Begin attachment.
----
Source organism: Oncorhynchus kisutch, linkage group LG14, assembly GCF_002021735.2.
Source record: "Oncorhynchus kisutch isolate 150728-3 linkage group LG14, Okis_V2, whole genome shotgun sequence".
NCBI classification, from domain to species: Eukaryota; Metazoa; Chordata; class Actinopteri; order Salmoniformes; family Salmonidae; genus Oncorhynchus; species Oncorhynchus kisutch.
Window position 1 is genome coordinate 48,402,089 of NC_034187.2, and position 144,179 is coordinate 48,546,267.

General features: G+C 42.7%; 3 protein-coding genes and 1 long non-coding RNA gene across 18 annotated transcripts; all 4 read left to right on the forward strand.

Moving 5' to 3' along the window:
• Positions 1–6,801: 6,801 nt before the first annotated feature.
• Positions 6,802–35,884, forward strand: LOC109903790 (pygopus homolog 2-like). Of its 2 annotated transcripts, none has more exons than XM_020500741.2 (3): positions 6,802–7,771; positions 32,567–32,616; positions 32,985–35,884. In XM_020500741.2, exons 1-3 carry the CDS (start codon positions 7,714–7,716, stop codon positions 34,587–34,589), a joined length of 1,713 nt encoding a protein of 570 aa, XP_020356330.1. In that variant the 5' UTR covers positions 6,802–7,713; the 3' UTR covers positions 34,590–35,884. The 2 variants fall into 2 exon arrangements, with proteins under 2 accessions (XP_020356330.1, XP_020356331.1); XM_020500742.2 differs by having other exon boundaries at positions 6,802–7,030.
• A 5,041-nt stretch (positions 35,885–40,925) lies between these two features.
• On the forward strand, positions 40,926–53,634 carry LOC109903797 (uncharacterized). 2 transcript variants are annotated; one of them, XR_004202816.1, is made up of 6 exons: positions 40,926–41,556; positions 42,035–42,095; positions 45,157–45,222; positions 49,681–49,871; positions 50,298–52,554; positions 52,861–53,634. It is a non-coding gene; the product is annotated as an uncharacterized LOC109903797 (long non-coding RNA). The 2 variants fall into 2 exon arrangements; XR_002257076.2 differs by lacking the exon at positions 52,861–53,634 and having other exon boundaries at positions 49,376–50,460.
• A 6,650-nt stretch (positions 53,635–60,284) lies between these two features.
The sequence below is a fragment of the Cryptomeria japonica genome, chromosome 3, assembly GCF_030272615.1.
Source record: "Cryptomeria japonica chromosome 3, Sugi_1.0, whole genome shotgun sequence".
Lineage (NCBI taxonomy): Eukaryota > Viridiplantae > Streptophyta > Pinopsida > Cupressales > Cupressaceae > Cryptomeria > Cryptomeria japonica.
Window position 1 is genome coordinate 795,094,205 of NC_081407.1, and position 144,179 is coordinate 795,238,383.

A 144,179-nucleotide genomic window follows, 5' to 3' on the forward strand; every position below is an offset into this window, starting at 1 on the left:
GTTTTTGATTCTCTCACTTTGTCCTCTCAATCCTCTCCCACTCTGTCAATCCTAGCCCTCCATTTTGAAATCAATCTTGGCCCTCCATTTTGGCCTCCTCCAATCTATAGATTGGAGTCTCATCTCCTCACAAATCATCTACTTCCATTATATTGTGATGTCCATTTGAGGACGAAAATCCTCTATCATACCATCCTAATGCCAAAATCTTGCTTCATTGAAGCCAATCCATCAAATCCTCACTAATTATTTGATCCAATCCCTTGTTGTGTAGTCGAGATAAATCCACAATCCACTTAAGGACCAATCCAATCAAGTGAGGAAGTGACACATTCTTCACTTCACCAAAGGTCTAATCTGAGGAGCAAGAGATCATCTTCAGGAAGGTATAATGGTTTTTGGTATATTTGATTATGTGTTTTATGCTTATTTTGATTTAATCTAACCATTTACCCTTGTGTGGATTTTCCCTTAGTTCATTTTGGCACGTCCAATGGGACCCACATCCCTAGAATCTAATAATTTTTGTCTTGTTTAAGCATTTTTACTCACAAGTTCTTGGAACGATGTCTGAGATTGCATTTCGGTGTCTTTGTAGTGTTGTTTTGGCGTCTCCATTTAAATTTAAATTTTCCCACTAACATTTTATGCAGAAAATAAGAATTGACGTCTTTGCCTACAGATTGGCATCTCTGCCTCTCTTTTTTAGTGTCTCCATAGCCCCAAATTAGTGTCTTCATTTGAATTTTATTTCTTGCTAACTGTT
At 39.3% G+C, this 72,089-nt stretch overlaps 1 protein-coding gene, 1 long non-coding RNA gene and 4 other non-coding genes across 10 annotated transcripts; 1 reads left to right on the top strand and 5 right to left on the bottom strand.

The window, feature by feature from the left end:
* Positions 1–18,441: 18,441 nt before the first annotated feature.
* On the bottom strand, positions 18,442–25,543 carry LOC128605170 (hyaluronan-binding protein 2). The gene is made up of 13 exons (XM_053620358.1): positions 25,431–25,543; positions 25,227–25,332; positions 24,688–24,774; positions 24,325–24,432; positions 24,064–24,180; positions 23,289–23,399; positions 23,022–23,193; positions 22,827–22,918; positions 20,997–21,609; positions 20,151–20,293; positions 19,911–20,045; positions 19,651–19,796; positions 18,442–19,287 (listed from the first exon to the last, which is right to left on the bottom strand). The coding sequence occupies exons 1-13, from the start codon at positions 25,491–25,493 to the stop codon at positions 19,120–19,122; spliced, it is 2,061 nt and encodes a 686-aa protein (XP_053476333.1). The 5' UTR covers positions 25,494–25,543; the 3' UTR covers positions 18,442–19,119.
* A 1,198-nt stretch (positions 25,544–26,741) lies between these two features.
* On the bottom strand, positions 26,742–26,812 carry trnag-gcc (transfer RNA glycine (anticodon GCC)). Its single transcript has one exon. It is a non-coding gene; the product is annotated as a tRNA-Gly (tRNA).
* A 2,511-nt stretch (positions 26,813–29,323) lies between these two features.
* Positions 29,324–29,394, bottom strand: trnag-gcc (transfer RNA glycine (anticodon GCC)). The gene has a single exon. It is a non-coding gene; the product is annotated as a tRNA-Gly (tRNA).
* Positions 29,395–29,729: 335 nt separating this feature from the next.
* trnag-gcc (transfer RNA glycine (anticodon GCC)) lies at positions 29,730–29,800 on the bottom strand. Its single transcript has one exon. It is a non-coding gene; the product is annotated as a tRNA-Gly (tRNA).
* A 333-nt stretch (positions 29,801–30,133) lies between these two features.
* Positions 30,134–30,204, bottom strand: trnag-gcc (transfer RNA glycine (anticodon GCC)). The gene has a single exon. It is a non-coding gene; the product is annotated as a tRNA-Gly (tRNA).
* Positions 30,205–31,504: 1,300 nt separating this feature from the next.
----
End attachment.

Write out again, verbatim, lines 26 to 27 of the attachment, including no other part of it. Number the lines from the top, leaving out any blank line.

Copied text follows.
* Positions 29,395–29,729: 335 nt separating this feature from the next.
* trnag-gcc (transfer RNA glycine (anticodon GCC)) lies at positions 29,730–29,800 on the bottom strand. Its single transcript has one exon. It is a non-coding gene; the product is annotated as a tRNA-Gly (tRNA).